not be called on the initial metadata request unless the value differs
      from this.

    UnexpectedStatusException: If the http request is unsuccessful for an
      unexpected reason.
  params = {
      'wait_for_change': 'true',
      'last_etag': 0,

  while True:
    value = initial_value
    # start a hanging-GET request for maintenance change events.
    url = '{base_url}{key}?{params}'.format(
    req = urllib2.Request(url, headers={'Metadata-Flavor': 'Google'})

      response = urllib2.urlopen(req)
      content =
      status = response.getcode()
    except urllib2.HTTPError as e:
      content = None
      status = e.code

    if status == httplib.SERVICE_UNAVAILABLE:
    elif status == httplib.OK:
      # Extract new maintenance-event value and latest etag.
      new_value = content
      headers =
      params['last_etag'] = headers['ETag']
      raise UnexpectedStatusException(status)

    # If the maintenance value changed, call the appropriate handler.
    if value != new_value:
      value = new_value

def HandleMaintenance(on_maintenance_start, on_maintenance_end):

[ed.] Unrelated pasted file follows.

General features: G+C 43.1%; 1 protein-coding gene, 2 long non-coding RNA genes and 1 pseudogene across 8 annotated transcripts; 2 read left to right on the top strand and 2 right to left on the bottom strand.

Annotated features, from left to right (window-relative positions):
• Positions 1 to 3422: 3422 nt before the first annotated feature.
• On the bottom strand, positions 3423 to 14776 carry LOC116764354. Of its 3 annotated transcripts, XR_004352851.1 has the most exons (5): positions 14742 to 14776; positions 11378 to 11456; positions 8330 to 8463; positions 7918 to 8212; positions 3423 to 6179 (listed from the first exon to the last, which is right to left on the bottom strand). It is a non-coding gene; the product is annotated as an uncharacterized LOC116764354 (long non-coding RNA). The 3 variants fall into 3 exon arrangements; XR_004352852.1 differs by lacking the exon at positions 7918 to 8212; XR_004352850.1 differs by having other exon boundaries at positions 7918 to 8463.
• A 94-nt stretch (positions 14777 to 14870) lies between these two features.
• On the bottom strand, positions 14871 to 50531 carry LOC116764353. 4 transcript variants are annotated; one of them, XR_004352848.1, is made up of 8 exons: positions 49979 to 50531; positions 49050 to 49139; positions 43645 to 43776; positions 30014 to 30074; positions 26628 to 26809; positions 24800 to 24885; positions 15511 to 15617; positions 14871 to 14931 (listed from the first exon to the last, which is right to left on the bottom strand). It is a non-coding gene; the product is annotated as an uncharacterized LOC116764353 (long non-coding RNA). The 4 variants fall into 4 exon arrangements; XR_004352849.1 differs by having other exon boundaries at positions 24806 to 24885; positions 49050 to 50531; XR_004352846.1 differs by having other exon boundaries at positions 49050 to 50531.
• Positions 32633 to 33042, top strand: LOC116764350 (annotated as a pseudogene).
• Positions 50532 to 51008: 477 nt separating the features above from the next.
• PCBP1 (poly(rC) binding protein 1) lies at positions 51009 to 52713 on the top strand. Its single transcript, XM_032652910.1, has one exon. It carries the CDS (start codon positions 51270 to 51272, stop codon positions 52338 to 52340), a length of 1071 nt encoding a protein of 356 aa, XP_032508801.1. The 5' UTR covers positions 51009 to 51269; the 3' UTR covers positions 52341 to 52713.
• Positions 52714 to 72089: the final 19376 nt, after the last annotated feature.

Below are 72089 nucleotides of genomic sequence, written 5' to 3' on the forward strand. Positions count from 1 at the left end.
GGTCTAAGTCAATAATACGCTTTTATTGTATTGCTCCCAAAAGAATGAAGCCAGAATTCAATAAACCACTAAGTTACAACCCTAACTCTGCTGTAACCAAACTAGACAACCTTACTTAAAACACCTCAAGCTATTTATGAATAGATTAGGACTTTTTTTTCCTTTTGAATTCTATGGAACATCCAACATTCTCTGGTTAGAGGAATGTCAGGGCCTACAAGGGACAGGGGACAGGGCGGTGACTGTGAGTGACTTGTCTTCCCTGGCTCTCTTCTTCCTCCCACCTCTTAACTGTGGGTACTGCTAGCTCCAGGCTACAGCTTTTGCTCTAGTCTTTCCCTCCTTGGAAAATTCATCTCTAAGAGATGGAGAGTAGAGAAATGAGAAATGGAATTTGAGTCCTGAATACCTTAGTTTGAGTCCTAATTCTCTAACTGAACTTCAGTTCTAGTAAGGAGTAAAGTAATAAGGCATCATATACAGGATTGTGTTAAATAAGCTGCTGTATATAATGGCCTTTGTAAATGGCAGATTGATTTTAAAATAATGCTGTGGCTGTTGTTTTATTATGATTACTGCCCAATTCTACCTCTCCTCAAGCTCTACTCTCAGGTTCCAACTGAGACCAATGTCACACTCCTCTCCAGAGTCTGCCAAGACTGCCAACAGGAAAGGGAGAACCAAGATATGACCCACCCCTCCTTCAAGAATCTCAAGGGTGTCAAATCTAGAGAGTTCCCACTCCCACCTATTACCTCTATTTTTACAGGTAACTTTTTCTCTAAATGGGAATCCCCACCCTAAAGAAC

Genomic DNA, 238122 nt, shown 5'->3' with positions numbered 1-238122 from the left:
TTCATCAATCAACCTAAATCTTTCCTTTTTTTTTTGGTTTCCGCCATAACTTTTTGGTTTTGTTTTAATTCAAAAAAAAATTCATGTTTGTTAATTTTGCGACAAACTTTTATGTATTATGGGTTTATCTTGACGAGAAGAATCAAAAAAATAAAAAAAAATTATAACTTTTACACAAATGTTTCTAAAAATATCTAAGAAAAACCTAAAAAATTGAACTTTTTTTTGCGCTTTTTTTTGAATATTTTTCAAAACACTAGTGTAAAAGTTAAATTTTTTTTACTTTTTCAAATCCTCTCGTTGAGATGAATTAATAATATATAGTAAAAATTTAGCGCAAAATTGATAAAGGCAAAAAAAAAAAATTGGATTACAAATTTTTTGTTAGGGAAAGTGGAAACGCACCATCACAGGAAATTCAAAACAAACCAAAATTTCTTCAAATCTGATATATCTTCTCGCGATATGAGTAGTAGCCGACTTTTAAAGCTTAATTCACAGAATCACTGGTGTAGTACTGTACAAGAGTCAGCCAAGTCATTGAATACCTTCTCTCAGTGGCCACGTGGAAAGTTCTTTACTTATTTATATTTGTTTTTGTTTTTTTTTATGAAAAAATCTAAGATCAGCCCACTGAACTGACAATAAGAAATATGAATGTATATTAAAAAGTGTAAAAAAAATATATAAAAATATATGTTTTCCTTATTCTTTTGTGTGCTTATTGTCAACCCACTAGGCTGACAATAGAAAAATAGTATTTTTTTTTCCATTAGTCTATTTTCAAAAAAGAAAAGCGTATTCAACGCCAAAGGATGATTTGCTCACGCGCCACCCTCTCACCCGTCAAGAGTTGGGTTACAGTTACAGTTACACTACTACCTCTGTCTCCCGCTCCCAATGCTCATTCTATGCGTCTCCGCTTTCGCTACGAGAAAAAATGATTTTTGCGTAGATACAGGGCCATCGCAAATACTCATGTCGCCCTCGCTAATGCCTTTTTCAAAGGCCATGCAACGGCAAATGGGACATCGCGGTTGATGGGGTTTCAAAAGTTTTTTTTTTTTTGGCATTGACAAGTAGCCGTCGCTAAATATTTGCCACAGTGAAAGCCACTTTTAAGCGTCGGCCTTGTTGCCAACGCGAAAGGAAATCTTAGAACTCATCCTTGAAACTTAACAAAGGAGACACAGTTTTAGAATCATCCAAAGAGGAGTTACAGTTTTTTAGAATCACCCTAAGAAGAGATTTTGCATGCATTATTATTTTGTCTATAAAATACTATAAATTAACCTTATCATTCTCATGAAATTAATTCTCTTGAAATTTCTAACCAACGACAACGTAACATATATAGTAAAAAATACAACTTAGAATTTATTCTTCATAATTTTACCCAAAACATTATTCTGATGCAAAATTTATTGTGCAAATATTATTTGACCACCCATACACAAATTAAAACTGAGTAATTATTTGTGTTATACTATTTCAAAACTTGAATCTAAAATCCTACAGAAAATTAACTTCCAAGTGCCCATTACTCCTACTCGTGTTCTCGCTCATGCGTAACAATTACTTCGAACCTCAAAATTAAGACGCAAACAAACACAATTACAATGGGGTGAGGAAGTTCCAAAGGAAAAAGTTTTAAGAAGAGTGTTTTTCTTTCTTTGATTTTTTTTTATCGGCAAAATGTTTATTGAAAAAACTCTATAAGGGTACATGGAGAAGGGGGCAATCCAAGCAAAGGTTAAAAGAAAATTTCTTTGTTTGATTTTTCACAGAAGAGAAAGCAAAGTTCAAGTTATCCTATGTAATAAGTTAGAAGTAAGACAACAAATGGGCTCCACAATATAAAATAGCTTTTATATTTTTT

"""Watches for and responds to maintenance-event status changes.

    on_maintenance_start: a callable to call before host maintenance starts.
    on_maintenance_end: a callable to call after host maintenance ends.

    UnexpectedStatusException: If the http request is unsuccessful for an
      unexpected reason.
    UnexpectedMaintenanceEventException: If the maintenance-event value is

  Note: Instances that are set to TERMINATE_ON_HOST_MAINTENANCE will receive
  a power-button push and will not be notified through this script.
  maintenance_key = 'instance/maintenance-event'

  def Handler(event):
    elif event == 'NONE':
      raise UnexpectedMaintenanceEventException(event)

  WatchMetadata(maintenance_key, Handler, initial_value='NONE')

def OnMaintenanceStart():